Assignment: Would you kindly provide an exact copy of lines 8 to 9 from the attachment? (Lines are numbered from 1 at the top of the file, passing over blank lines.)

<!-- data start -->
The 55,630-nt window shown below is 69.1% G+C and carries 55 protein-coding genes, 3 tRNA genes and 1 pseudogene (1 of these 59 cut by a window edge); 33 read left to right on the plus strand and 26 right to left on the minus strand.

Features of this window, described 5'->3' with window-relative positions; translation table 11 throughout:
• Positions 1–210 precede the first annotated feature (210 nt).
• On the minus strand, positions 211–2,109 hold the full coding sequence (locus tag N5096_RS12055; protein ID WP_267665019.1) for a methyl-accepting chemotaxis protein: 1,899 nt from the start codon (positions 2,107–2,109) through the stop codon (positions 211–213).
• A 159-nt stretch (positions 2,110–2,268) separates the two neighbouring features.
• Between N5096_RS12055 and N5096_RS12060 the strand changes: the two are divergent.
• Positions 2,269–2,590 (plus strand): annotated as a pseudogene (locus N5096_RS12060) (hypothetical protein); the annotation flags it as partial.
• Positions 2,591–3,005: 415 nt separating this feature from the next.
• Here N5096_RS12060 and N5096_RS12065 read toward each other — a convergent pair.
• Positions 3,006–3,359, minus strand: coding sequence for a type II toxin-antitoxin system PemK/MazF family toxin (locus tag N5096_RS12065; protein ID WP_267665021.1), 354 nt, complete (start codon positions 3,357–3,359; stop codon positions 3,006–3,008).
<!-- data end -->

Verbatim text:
• Positions 2,591–3,005: 415 nt separating this feature from the next.
• Here N5096_RS12060 and N5096_RS12065 read toward each other — a convergent pair.